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Women's Wellness

10 Things Couples Should Do When Planning A Pregnancy

The journey to healthy pregnancy starts before conception. Schedule a pre-pregnancy checkup, take essential vitamins, and focus on healthy living. Here’s what else you need to do.

By D Tejaswi
22 May 2022

You know you’re ready. What next? Learning about things to do prior to getting pregnant improves both maternal and infant well-being. A paper published in StatPearls highlights that 200 million pregnancies that occur annually are unplanned. A preconception couselling and care guides the couple to identify risks and address the risk before preganancy. Importantly, a period of, at least 3 months prior to pregnancy, and between the two pregnancies is crucial to avoid adverse outcomes in women’s and child’s health, notes Demography, 2019.

The better you prepare, the more confidence you get.


Cheers to a good start! Read 10 things you should do when planning a pregnancy:


1. Know your cycle and ovulation signs: Get an understanding of your cycle length and fertile days. Most women ovulate once every 28-35 days. If you are someone with an irregular menstrual cycle (such as in PCOS), you should check with your gynecologist. Your doctor may prescribe a drug or offer other guidelines to stimulate ovulation.


In general, the cycle length varies due to changes in BMI, hormones, stress levels, eating and exercise habits. Maintain a balanced lifestyle and track your ovulation signs. Your basal body temperature increases, your cervix softens and you begin to notice a clear, thin cervical mucus during your ovulation window. Discuss these signs with your partner and talk to a health care provider for a well-timed conception.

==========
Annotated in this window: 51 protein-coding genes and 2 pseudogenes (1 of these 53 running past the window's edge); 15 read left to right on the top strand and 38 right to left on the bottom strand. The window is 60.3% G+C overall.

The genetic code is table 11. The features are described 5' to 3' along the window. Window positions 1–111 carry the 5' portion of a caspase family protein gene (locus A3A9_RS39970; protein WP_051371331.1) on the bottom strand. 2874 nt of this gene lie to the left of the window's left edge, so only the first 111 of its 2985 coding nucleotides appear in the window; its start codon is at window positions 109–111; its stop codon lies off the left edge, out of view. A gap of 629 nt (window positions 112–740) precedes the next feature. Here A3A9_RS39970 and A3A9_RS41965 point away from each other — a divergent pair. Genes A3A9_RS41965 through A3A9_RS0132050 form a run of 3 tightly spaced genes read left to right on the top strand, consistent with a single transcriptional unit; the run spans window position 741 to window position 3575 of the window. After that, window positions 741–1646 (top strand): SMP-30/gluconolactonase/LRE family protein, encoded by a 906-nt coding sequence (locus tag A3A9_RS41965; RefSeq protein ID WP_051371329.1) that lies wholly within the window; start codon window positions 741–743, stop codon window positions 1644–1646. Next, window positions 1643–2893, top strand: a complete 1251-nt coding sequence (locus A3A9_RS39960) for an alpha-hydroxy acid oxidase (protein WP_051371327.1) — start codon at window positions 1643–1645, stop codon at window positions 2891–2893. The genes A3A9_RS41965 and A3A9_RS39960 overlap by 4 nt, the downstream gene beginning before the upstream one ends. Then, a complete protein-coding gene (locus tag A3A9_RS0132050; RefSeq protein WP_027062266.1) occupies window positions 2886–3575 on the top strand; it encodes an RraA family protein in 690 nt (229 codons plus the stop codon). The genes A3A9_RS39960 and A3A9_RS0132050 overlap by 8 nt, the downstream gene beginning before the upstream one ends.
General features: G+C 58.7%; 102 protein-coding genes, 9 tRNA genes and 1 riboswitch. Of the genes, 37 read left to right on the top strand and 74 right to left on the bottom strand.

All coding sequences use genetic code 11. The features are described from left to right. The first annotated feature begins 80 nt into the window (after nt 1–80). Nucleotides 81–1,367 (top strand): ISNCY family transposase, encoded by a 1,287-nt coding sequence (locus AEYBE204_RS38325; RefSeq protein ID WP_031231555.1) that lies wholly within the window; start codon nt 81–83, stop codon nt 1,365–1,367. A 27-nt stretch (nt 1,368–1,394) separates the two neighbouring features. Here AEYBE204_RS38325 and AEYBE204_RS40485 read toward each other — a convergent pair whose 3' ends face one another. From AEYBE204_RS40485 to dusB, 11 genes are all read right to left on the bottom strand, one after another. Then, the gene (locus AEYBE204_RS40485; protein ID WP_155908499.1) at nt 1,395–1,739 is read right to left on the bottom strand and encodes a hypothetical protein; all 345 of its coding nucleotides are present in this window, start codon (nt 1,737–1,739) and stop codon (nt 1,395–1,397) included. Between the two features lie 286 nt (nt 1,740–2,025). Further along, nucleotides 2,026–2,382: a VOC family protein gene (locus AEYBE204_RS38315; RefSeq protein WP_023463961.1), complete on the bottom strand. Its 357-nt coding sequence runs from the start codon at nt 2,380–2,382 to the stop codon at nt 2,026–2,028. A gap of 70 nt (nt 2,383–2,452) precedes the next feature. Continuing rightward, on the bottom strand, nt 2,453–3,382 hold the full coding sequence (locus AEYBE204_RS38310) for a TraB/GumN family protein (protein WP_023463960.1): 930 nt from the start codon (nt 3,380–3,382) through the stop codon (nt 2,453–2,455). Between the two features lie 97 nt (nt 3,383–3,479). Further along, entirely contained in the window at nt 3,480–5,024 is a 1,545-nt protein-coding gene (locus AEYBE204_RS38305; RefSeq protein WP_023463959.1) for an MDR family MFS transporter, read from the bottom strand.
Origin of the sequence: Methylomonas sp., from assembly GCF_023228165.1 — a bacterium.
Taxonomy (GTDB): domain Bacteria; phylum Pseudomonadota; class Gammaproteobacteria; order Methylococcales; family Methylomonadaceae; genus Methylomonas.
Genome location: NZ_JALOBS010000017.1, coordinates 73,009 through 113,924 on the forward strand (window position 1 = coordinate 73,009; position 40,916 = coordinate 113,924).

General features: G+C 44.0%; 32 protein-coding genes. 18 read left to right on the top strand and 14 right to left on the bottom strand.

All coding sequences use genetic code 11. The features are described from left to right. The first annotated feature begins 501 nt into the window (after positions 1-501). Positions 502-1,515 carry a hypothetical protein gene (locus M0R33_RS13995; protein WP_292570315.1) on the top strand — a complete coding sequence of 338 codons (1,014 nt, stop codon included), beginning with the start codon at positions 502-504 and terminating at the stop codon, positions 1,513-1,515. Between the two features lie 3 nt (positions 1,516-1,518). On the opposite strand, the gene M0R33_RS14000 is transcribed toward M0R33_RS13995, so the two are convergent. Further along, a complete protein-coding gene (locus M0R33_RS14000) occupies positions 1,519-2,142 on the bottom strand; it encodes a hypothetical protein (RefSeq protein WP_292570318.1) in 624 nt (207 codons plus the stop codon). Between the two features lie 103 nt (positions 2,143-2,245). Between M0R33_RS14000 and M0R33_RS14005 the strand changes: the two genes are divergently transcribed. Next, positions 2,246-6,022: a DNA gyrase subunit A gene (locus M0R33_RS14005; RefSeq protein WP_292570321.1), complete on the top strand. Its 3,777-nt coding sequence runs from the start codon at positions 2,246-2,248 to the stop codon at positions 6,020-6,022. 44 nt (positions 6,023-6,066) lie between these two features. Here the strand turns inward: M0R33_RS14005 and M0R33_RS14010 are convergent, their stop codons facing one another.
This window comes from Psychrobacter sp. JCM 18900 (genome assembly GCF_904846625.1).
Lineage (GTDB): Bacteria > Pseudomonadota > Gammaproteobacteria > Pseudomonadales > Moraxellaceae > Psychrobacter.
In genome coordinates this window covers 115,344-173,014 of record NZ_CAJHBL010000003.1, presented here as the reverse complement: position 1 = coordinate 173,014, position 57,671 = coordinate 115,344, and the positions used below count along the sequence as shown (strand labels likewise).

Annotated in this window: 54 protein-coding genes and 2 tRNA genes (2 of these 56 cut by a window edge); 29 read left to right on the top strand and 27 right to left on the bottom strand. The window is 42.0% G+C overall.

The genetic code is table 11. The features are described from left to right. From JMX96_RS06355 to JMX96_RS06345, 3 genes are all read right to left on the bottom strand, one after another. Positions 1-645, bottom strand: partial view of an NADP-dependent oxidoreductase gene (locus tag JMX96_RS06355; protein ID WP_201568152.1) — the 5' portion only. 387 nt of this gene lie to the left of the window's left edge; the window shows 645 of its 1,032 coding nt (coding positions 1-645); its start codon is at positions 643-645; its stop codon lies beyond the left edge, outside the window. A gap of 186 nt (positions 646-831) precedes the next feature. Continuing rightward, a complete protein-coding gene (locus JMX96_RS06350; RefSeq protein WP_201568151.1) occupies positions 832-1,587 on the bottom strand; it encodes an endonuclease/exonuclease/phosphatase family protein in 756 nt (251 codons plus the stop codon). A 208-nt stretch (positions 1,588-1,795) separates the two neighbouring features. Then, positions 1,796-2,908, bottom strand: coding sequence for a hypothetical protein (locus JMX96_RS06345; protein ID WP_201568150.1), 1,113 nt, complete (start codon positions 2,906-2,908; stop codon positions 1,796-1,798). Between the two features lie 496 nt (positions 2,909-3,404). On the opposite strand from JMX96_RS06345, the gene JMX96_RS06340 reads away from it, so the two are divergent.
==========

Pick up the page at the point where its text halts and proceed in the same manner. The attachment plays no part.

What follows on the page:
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2. Schedule a pre-pregnancy checkup: Whether you are someone with a normal or an irregular cycle, it is important to take an appointment with a health care provider to assess your and your partner’s health to prepare your body for pregnancy. The doctor may seek your family’s medical history, reproductive history, medications (both prescription and over-the-counter), and immunisation records for further analysis. He or she may suggest a few lifestyle changes and inform you about risk factors involved in pregnancy if any. The risks and complications are worked upon to find treatment.


3. Get right on nutrients: Eating fresh fruits, vegetables, pulses, and wholegrain products ‘abundantly’; having milk, dairy, eggs, low-fat meat, oily fish ‘moderately’; and consuming sweets, sugar-containing beverages, animal fats ‘sparingly’ helps you prepare right for pregnancy, notes Geburtshilfe Frauenheilkd journal, 2018. Essentially, it is beneficial to include Vitamin B (dark greens, cheese, fish such as tuna, mackerel, salmon), Vitamin C (broccoli, peppers, oranges, Brussel sprouts), Vitamin D (egg yolks, oily fish like salmon, read meat), Vitamin E (almonds, sunflower seeds, pumpkin) and calcium (dried figs, boiled chickpeas, moringa powder) rich foods. “High intake of folate, mono and polyunsaturated fats (omega 3), vegetables, iron and fish improves the chances of a viable pregnancy,” notes a study published in Frontiers in Public Health, 2018.